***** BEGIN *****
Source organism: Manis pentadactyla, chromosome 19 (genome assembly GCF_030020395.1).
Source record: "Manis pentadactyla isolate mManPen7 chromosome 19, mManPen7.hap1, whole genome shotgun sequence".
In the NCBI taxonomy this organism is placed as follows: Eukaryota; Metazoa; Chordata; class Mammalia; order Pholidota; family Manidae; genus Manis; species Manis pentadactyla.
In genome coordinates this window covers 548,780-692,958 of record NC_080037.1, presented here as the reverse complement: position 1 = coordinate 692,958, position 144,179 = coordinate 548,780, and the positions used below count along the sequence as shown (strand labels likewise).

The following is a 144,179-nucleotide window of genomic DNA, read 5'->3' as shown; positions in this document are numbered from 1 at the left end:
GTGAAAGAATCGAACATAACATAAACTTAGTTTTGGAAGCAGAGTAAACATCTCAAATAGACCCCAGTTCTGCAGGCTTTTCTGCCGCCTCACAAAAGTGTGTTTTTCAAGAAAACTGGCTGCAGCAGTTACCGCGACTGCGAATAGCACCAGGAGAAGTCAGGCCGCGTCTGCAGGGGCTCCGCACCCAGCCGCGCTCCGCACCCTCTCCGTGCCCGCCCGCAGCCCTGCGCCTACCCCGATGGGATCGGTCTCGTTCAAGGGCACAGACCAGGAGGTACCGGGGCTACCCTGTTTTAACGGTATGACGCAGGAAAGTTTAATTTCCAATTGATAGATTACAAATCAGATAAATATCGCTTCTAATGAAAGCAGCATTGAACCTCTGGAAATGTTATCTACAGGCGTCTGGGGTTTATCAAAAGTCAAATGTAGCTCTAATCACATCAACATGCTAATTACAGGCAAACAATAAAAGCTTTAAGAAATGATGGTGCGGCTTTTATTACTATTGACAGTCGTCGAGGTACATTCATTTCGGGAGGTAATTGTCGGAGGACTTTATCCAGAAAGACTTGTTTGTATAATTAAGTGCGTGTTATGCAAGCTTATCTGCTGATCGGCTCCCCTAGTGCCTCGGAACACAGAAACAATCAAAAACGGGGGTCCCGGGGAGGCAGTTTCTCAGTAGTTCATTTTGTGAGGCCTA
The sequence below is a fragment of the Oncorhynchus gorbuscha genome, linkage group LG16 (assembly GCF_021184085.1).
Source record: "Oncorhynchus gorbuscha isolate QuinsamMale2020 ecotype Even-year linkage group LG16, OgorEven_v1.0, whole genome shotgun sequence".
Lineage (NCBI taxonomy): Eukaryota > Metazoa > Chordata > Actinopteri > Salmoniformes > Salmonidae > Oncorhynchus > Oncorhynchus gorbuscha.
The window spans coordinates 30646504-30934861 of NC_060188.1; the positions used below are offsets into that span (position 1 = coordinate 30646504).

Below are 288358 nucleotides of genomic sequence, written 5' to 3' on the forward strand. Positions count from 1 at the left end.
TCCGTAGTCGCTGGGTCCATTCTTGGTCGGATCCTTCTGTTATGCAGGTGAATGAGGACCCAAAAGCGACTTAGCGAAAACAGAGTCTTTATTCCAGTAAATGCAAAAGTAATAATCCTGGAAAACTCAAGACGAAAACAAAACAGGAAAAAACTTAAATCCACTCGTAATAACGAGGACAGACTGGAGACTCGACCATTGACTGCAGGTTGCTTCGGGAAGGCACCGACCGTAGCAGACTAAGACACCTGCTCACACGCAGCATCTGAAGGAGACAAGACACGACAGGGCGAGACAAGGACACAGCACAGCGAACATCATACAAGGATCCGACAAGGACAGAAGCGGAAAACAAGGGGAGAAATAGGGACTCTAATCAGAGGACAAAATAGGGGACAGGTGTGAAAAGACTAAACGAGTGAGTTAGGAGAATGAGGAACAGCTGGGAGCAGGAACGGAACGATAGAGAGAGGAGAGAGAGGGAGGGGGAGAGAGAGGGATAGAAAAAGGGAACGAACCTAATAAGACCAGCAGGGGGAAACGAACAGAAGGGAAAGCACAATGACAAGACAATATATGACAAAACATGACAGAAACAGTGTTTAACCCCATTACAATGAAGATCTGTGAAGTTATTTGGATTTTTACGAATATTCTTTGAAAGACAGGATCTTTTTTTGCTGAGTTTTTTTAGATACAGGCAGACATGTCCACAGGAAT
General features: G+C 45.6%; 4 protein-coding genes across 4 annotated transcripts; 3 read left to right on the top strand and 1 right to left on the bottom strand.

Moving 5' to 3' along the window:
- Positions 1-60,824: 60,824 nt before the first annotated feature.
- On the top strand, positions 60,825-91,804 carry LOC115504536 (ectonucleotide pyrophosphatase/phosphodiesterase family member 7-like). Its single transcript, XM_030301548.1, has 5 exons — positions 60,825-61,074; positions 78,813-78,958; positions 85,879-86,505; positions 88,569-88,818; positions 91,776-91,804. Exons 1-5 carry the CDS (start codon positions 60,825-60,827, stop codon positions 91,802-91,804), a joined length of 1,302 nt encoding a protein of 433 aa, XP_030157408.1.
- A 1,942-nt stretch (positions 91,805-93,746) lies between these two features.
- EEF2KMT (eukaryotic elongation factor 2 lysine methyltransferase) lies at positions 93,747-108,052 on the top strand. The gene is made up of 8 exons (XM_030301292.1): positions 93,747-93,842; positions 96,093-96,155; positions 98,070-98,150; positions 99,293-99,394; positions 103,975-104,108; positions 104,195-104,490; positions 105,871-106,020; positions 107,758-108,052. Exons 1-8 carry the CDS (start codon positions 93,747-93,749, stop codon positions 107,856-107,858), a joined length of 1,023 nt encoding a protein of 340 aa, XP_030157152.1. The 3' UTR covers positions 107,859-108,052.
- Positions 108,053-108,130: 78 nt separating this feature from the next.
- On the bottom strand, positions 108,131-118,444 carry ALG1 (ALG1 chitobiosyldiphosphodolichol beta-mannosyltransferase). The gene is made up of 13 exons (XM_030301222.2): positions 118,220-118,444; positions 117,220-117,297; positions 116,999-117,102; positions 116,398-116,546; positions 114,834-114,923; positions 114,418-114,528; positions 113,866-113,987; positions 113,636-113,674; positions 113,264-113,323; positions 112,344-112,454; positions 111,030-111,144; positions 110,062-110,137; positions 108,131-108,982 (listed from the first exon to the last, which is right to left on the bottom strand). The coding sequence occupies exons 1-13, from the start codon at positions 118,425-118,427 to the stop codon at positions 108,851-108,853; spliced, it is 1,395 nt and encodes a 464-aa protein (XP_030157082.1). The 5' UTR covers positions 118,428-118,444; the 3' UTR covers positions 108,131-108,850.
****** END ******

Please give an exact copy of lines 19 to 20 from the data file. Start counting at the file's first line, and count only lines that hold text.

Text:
- Positions 108,053-108,130: 78 nt separating this feature from the next.
- On the bottom strand, positions 108,131-118,444 carry ALG1 (ALG1 chitobiosyldiphosphodolichol beta-mannosyltransferase). The gene is made up of 13 exons (XM_030301222.2): positions 118,220-118,444; positions 117,220-117,297; positions 116,999-117,102; positions 116,398-116,546; positions 114,834-114,923; positions 114,418-114,528; positions 113,866-113,987; positions 113,636-113,674; positions 113,264-113,323; positions 112,344-112,454; positions 111,030-111,144; positions 110,062-110,137; positions 108,131-108,982 (listed from the first exon to the last, which is right to left on the bottom strand). The coding sequence occupies exons 1-13, from the start codon at positions 118,425-118,427 to the stop codon at positions 108,851-108,853; spliced, it is 1,395 nt and encodes a 464-aa protein (XP_030157082.1). The 5' UTR covers positions 118,428-118,444; the 3' UTR covers positions 108,131-108,850.